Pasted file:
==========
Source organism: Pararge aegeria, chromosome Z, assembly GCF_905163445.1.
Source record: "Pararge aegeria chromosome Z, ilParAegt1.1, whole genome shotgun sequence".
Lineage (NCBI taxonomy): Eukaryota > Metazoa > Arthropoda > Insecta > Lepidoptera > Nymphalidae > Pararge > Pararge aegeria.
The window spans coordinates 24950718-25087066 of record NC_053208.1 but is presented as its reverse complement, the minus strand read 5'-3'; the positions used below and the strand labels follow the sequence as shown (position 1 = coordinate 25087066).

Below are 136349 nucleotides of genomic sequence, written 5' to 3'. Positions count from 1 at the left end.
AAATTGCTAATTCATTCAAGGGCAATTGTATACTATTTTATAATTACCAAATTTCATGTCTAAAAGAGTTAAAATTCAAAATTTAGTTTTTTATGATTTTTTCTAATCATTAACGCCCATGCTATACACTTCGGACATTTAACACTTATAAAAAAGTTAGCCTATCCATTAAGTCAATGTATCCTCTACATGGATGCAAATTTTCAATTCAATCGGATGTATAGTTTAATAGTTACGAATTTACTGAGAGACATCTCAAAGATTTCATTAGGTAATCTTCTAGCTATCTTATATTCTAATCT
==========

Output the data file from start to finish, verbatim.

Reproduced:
Source organism: Pararge aegeria, chromosome Z, assembly GCF_905163445.1.
Source record: "Pararge aegeria chromosome Z, ilParAegt1.1, whole genome shotgun sequence".
Lineage (NCBI taxonomy): Eukaryota > Metazoa > Arthropoda > Insecta > Lepidoptera > Nymphalidae > Pararge > Pararge aegeria.
The window spans coordinates 24950718-25087066 of record NC_053208.1 but is presented as its reverse complement, the minus strand read 5'-3'; the positions used below and the strand labels follow the sequence as shown (position 1 = coordinate 25087066).

Below are 136349 nucleotides of genomic sequence, written 5' to 3'. Positions count from 1 at the left end.
AAATTGCTAATTCATTCAAGGGCAATTGTATACTATTTTATAATTACCAAATTTCATGTCTAAAAGAGTTAAAATTCAAAATTTAGTTTTTTATGATTTTTTCTAATCATTAACGCCCATGCTATACACTTCGGACATTTAACACTTATAAAAAAGTTAGCCTATCCATTAAGTCAATGTATCCTCTACATGGATGCAAATTTTCAATTCAATCGGATGTATAGTTTAATAGTTACGAATTTACTGAGAGACATCTCAAAGATTTCATTAGGTAATCTTCTAGCTATCTTATATTCTAATCT